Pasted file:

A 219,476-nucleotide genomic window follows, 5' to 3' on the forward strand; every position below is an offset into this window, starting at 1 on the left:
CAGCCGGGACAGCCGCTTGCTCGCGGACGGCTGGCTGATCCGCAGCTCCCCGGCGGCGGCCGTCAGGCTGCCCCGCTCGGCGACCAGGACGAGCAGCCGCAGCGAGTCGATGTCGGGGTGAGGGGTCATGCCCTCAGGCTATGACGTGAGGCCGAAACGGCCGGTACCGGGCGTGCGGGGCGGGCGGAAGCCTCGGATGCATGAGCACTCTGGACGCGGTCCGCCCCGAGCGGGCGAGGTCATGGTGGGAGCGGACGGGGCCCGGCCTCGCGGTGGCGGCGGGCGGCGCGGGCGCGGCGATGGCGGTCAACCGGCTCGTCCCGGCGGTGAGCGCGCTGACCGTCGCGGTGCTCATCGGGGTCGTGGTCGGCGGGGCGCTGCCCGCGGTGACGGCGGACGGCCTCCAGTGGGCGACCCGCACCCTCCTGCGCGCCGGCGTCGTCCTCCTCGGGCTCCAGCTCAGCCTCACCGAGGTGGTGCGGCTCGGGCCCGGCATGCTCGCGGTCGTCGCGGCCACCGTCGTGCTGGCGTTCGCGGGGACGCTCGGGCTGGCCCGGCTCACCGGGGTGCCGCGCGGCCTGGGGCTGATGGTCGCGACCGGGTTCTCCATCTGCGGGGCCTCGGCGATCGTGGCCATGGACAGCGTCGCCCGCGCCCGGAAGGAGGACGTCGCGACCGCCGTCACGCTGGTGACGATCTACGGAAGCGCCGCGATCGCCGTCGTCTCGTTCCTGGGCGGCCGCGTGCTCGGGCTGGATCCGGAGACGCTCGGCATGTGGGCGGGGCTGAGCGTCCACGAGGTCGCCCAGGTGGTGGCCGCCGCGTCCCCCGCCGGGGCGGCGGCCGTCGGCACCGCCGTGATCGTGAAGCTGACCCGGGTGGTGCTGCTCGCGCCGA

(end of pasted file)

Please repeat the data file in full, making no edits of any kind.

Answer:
A 219,476-nucleotide genomic window follows, 5' to 3' on the forward strand; every position below is an offset into this window, starting at 1 on the left:
CAGCCGGGACAGCCGCTTGCTCGCGGACGGCTGGCTGATCCGCAGCTCCCCGGCGGCGGCCGTCAGGCTGCCCCGCTCGGCGACCAGGACGAGCAGCCGCAGCGAGTCGATGTCGGGGTGAGGGGTCATGCCCTCAGGCTATGACGTGAGGCCGAAACGGCCGGTACCGGGCGTGCGGGGCGGGCGGAAGCCTCGGATGCATGAGCACTCTGGACGCGGTCCGCCCCGAGCGGGCGAGGTCATGGTGGGAGCGGACGGGGCCCGGCCTCGCGGTGGCGGCGGGCGGCGCGGGCGCGGCGATGGCGGTCAACCGGCTCGTCCCGGCGGTGAGCGCGCTGACCGTCGCGGTGCTCATCGGGGTCGTGGTCGGCGGGGCGCTGCCCGCGGTGACGGCGGACGGCCTCCAGTGGGCGACCCGCACCCTCCTGCGCGCCGGCGTCGTCCTCCTCGGGCTCCAGCTCAGCCTCACCGAGGTGGTGCGGCTCGGGCCCGGCATGCTCGCGGTCGTCGCGGCCACCGTCGTGCTGGCGTTCGCGGGGACGCTCGGGCTGGCCCGGCTCACCGGGGTGCCGCGCGGCCTGGGGCTGATGGTCGCGACCGGGTTCTCCATCTGCGGGGCCTCGGCGATCGTGGCCATGGACAGCGTCGCCCGCGCCCGGAAGGAGGACGTCGCGACCGCCGTCACGCTGGTGACGATCTACGGAAGCGCCGCGATCGCCGTCGTCTCGTTCCTGGGCGGCCGCGTGCTCGGGCTGGATCCGGAGACGCTCGGCATGTGGGCGGGGCTGAGCGTCCACGAGGTCGCCCAGGTGGTGGCCGCCGCGTCCCCCGCCGGGGCGGCGGCCGTCGGCACCGCCGTGATCGTGAAGCTGACCCGGGTGGTGCTGCTCGCGCCGA